Feeds

Lawsuit: Infosys abuses visas to discriminate against US staff

Claims 90% of US staff is made up of Asian immigrants

Security for virtualized datacentres

A class-action lawsuit filed against IT outsourcing firm Infosys claims that the company is systematically abusing the visa system and actively discriminates against hiring US workers for staff position.

The lawsuit, filed in US District Court in Eastern Wisconsin by VMware specialist Brenda Koehler, claims that up to 90 per cent of US staff at Infosys are not local hires, according to a former Infosys employee. These staff are either brought in under the H1-B visa program or work illegally under B-1 business visas, the suit claims.

"Infosys has reached this grossly disproportionate workforce by directly discriminating against individuals who are not of South Asian decent in hiring, by abusing the H-1B visa process to bring workers of South Asian descent into the country rather than hiring qualified individuals already in the United States, and by abusing the B-1 visa system to bring workers of South Asian descent into the United States to perform work not allowed by their visa status rather than hiring individuals already in the United States to perform the work," it states.

The lawsuit claims that Koehler, who holds both a BA and MA in computer science and is an experienced network specialist, applied for a job with the firm. During the interview, which was rescheduled at the last minute, her interviewer falsely claimed that she had no experience in key areas such as Microsoft's Active Directory, and the job was given to an engineer from Bangladesh.

This kind of practice, along with claims from other former staff, is indicative of a deeply discriminatory culture within the Indian-owned company, the lawsuit claims. One ex–staff member, Jay Palmer, who brought a failed legal action against the firm, claims he was repeatedly called a "stupid American" and saw staff writing "No Americans/Christians" on a board during a meeting.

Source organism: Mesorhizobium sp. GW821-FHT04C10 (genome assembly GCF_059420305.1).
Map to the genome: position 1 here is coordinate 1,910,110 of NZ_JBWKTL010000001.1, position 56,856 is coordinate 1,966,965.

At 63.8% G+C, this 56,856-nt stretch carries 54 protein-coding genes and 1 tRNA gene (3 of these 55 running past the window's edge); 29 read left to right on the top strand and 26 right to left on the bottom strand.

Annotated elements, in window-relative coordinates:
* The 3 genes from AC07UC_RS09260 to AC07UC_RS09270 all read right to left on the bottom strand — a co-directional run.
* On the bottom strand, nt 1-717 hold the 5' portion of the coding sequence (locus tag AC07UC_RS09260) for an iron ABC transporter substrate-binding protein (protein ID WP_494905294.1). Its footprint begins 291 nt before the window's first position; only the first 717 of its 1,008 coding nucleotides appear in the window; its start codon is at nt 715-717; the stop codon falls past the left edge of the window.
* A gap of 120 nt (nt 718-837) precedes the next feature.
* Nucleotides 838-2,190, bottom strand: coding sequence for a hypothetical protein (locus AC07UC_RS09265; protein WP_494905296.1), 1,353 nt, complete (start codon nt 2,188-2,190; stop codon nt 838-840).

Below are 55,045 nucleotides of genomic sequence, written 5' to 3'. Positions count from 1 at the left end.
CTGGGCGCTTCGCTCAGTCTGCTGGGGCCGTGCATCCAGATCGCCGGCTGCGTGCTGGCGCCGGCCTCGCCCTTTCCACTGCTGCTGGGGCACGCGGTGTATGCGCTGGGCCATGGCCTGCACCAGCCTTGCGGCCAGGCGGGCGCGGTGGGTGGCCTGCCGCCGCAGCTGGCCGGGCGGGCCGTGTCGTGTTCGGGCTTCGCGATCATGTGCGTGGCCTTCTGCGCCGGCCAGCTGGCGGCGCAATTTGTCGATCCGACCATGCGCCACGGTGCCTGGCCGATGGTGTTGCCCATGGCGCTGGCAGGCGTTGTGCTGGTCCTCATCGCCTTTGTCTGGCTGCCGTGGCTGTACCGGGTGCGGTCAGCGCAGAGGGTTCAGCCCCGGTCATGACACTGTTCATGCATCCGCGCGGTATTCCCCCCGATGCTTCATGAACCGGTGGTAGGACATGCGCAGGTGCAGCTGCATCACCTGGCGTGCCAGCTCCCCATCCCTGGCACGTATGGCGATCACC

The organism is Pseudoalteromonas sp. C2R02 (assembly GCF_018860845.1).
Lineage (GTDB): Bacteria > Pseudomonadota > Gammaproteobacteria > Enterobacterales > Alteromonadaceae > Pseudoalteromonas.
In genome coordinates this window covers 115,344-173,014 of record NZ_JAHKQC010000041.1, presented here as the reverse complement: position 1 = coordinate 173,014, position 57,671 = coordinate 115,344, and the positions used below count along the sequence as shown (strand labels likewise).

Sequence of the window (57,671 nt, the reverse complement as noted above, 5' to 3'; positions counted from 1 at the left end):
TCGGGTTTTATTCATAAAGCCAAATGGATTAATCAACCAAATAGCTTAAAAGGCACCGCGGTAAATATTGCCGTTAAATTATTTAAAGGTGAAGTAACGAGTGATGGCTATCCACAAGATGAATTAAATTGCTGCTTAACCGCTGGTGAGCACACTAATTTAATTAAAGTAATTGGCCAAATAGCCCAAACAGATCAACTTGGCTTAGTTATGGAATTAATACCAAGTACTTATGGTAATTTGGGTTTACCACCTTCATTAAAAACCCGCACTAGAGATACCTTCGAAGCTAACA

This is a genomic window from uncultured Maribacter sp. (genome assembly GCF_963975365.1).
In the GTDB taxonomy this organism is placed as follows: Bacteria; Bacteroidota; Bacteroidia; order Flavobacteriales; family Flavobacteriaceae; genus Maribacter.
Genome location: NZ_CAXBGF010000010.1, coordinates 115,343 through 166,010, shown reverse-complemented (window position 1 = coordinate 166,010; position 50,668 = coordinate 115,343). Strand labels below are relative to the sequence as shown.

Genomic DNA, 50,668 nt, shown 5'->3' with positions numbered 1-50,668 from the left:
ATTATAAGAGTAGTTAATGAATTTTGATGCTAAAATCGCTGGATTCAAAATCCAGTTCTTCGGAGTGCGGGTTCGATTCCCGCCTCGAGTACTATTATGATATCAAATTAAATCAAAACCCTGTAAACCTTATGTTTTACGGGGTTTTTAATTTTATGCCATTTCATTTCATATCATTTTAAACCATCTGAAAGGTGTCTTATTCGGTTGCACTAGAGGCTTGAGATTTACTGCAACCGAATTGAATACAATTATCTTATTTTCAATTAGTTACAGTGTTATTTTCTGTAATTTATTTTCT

Palmer also claimed that Infosys was hiring staff in Asia to come to the US on B-1 visas, which are designed to let foreign nationals enter the country for conferences and meetings. He claimed the company would ask staff to falsify letters of invitation to events in order to get enter into the US.

The lawsuit asks for an injunction against Infosys hiring more staff until claims of discrimination are worked out and for the company to be ordered to find a "valid" way of hiring US workers.

"Infosys is an equal opportunities employer, and we categorically deny Ms. Koehler claims," Infosys spokeswoman Danielle D’Angelo told El Reg.

"We look forward to addressing this matter in court and not in public venues where facts can be mixed with rumor and speculation," she said. ®

Protecting users from Firesheep and other Sidejacking attacks with SSL

More from The Register

next story
Hey, Scots. Microsoft's Bing thinks you'll vote NO to independence
World's top Google-finding website calls it for the UK
Phones 4u slips into administration after EE cuts ties with Brit mobe retailer
More than 5,500 jobs could be axed if rescue mission fails
Apple CEO Tim Cook: TV is TERRIBLE and stuck in the 1970s
The iKing thinks telly is far too fiddly and ugly – basically, iTunes
Phones 4u website DIES as wounded mobe retailer struggles to stay above water
Founder blames 'ruthless network partners' for implosion
Found inside ISIS terror chap's laptop: CELINE DION tunes
REPORT: Stash of terrorist material found in Syria Dell box
OECD lashes out at tax avoiding globocorps' location-flipping antics
You hear that, Amazon, Google, Microsoft et al?
Show us your Five-Eyes SECRETS says Privacy International
Refusal to disclose GCHQ canteen menus and prices triggers Euro Human Rights Court action
prev story

Whitepapers

Providing a secure and efficient Helpdesk
A single remote control platform for user support is be key to providing an efficient helpdesk. Retain full control over the way in which screen and keystroke data is transmitted.
WIN a very cool portable ZX Spectrum
Win a one-off portable Spectrum built by legendary hardware hacker Ben Heck
Storage capacity and performance optimization at Mizuno USA
Mizuno USA turn to Tegile storage technology to solve both their SAN and backup issues.
High Performance for All
While HPC is not new, it has traditionally been seen as a specialist area – is it now geared up to meet more mainstream requirements?
Security and trust: The backbone of doing business over the internet
Explores the current state of website security and the contributions Symantec is making to help organizations protect critical data and build trust with customers.